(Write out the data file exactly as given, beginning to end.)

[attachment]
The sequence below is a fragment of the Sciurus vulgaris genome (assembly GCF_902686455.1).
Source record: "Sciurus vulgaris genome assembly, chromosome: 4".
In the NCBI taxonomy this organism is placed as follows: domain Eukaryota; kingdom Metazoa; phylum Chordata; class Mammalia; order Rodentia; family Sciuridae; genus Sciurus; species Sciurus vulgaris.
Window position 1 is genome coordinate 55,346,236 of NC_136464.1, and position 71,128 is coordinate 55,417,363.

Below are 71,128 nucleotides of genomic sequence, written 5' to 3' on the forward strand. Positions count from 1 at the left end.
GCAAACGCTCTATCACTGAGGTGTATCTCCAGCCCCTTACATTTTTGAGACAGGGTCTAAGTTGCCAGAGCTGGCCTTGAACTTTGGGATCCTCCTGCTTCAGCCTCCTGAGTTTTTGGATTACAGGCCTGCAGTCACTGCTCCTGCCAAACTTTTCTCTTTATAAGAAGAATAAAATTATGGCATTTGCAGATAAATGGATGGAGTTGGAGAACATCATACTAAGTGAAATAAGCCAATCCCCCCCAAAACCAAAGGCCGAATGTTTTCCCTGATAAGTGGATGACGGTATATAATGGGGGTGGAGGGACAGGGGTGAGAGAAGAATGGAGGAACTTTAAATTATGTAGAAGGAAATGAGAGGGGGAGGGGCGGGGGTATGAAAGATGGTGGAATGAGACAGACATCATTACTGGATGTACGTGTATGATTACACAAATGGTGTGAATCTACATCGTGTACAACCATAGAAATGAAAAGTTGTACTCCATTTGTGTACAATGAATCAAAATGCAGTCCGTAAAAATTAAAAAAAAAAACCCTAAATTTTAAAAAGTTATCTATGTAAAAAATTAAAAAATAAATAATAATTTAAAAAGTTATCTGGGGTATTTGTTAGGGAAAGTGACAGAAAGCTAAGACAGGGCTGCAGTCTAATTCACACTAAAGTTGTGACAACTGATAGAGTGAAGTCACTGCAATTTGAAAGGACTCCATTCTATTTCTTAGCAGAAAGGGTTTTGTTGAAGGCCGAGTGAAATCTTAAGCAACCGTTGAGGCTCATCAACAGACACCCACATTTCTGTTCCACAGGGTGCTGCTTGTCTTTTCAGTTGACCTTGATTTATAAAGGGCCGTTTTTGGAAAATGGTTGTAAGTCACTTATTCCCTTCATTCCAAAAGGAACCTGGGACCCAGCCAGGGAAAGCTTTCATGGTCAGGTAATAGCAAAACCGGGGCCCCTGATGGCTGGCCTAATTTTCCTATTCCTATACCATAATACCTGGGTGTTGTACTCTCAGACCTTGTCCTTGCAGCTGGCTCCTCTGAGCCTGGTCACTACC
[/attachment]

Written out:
The sequence below is a fragment of the Sciurus vulgaris genome (assembly GCF_902686455.1).
Source record: "Sciurus vulgaris genome assembly, chromosome: 4".
In the NCBI taxonomy this organism is placed as follows: domain Eukaryota; kingdom Metazoa; phylum Chordata; class Mammalia; order Rodentia; family Sciuridae; genus Sciurus; species Sciurus vulgaris.
Window position 1 is genome coordinate 55,346,236 of NC_136464.1, and position 71,128 is coordinate 55,417,363.

Below are 71,128 nucleotides of genomic sequence, written 5' to 3' on the forward strand. Positions count from 1 at the left end.
GCAAACGCTCTATCACTGAGGTGTATCTCCAGCCCCTTACATTTTTGAGACAGGGTCTAAGTTGCCAGAGCTGGCCTTGAACTTTGGGATCCTCCTGCTTCAGCCTCCTGAGTTTTTGGATTACAGGCCTGCAGTCACTGCTCCTGCCAAACTTTTCTCTTTATAAGAAGAATAAAATTATGGCATTTGCAGATAAATGGATGGAGTTGGAGAACATCATACTAAGTGAAATAAGCCAATCCCCCCCAAAACCAAAGGCCGAATGTTTTCCCTGATAAGTGGATGACGGTATATAATGGGGGTGGAGGGACAGGGGTGAGAGAAGAATGGAGGAACTTTAAATTATGTAGAAGGAAATGAGAGGGGGAGGGGCGGGGGTATGAAAGATGGTGGAATGAGACAGACATCATTACTGGATGTACGTGTATGATTACACAAATGGTGTGAATCTACATCGTGTACAACCATAGAAATGAAAAGTTGTACTCCATTTGTGTACAATGAATCAAAATGCAGTCCGTAAAAATTAAAAAAAAAAACCCTAAATTTTAAAAAGTTATCTATGTAAAAAATTAAAAAATAAATAATAATTTAAAAAGTTATCTGGGGTATTTGTTAGGGAAAGTGACAGAAAGCTAAGACAGGGCTGCAGTCTAATTCACACTAAAGTTGTGACAACTGATAGAGTGAAGTCACTGCAATTTGAAAGGACTCCATTCTATTTCTTAGCAGAAAGGGTTTTGTTGAAGGCCGAGTGAAATCTTAAGCAACCGTTGAGGCTCATCAACAGACACCCACATTTCTGTTCCACAGGGTGCTGCTTGTCTTTTCAGTTGACCTTGATTTATAAAGGGCCGTTTTTGGAAAATGGTTGTAAGTCACTTATTCCCTTCATTCCAAAAGGAACCTGGGACCCAGCCAGGGAAAGCTTTCATGGTCAGGTAATAGCAAAACCGGGGCCCCTGATGGCTGGCCTAATTTTCCTATTCCTATACCATAATACCTGGGTGTTGTACTCTCAGACCTTGTCCTTGCAGCTGGCTCCTCTGAGCCTGGTCACTACC